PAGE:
Eitheer way, here it is.

The Group
There have been five different personnel configurations of the live King Crimson. The members of Lineup Four (1981/84) are:
Adrian Belew: guitar, drums and lead vocal
Robert Fripp: guitar
Tony Levin: bass, Chapman stick, synth & vocal
Bill Bruford: acoustic and electronic drums & percussion
The first performance, at Moles in Bath, was on April 31st 1981; the last at The Spectrum, Montreal, on July 1984. Live, the Tony, Ade, Billy & Bob Crimson were more song based than earlier versions of Crimson, but could also tear out and flatten ear hairs within a mile.
Each live Crimson has featured some aspect of new or current technology. This Crim featured two Roland GR300 guitar synthesisers, Chapman Stick and Simmonds electronic drums.
We recorded three studio albums. The material presented on this set is drawn from:
Discipline (1981): Elephant Talk, Frame By Frame, Matte Kudasai, Discipline, Indiscipline, Thela Hun Ginjeet
Beat (1982): Heartbeat, Waiting Man, Sartori in Tangier
Three of a Perfect Pair (1984): Three of a Perfect Pair, Sleepless, Man With An Open Heart, Industry, Dig Me, Larks' Tongues In Aspic (Part III)
Larks' Tongues In Aspic (1973): Larks' Tongues In Aspic (Part II)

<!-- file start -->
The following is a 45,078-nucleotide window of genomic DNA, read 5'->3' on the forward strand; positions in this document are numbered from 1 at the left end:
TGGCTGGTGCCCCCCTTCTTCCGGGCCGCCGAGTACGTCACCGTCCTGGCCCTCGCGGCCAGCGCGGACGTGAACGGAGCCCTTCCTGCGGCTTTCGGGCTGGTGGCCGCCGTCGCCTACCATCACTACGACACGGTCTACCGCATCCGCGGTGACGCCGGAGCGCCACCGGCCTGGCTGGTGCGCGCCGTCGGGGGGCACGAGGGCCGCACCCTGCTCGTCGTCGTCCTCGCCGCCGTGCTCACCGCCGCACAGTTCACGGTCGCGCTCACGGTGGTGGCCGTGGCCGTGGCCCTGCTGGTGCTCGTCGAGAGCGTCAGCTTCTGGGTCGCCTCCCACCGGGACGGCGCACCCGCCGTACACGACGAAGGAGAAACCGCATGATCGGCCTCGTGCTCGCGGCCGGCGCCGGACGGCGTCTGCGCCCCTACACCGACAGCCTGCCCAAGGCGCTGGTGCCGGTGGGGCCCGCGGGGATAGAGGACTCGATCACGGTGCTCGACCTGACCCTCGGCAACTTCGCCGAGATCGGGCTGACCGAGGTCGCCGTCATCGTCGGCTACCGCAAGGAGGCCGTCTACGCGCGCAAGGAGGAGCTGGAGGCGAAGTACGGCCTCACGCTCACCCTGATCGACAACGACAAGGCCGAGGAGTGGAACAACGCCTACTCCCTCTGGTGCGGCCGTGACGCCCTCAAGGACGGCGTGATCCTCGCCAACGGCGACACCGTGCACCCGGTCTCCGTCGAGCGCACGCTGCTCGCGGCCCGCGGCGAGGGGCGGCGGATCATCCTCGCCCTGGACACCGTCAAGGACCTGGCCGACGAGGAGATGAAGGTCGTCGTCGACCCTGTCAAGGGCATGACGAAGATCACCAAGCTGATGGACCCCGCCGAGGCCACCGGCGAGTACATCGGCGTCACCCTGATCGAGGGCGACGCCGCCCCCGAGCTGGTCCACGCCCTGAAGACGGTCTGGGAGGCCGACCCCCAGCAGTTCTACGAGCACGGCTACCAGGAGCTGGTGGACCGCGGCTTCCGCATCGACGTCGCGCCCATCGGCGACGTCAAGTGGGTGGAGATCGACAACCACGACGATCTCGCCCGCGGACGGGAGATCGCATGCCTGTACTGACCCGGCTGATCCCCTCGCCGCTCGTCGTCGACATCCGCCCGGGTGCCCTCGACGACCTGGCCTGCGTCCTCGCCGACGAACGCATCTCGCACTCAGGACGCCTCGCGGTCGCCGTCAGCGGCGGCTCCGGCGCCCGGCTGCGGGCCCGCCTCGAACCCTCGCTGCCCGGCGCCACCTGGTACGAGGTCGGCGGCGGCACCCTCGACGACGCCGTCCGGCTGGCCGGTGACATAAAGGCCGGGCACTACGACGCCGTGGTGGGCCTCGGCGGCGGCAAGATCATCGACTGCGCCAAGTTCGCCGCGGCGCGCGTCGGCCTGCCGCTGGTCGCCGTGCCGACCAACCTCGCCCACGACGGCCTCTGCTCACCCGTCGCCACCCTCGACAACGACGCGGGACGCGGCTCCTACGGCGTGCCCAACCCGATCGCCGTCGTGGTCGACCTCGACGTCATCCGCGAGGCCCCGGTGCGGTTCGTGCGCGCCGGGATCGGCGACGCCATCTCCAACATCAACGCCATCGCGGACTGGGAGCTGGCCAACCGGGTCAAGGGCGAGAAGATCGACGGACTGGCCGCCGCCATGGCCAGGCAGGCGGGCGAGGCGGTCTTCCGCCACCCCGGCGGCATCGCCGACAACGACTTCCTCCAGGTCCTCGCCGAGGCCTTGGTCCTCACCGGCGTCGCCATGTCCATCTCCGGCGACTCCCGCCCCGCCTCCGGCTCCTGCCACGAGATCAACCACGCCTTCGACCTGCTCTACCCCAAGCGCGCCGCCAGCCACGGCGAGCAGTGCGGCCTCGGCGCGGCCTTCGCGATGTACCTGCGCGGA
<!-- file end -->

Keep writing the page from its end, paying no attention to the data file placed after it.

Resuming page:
Red (1974): Red

DGM King Crimson Archive Series
The Great Deceiver (1992): a 4 volume set of KC live in 1973/4, originally released through Virgin. This is currently out of print (February 1998) and has now reverted to DGM. We are planning to release a second edition of this in 1999.
Epitaph (1997): a 4 volume set of KC, mainly live, in 1969.
The Night Watch (1997/8): 2 volumes of KC at the Amsterdam Concertgebouw on November 15th 1973.
Absent Lovers (1998): 2 volumes of the final show of the 1981-4 Crimson at The Spectrum in Montreal on July 11th 1984.
DGM plans to release other archive material, if there is sufficient expressed interest.

General Comments
The aim in presenting this live performance is to reflect the spirit of the group in a moment of its appearance. Live recording is not a precise art. But then, neither is recording.
Here are some reflections on live recording, drawn from many years of experience:
1. The sound at the soundcheck bears no relationship whatsoever to the sound once the audience appear.
2. Distrust any musician who clams to give you their maximum level at soundcheck.
3. Microphones move from their original positions.
4. Drum microphones record everything, are occasionally used as percussion accessories, and occasionally record nothing at all.
5. Vocal microphones also record everything, except sometimes the singer.
6. The audience is a featured performer.
7. The foot is not an exact instrument of calibration when placed upon a volume pedal.
8. If a lighting person tells you their lights can't don't and won't cause buzzes on amplifiers or the sound system, spit on one, or both, of their feet and bite your thumb while shouting: 'The fig of Spain'
9. Tuning a guitar with whammy bar, but no string lock, can lead to a quarter-tone exchange between duetting guitarist-buddies. And if it might, it will. On live television.

Image taken from Wikipedia

No comments:

Post a Comment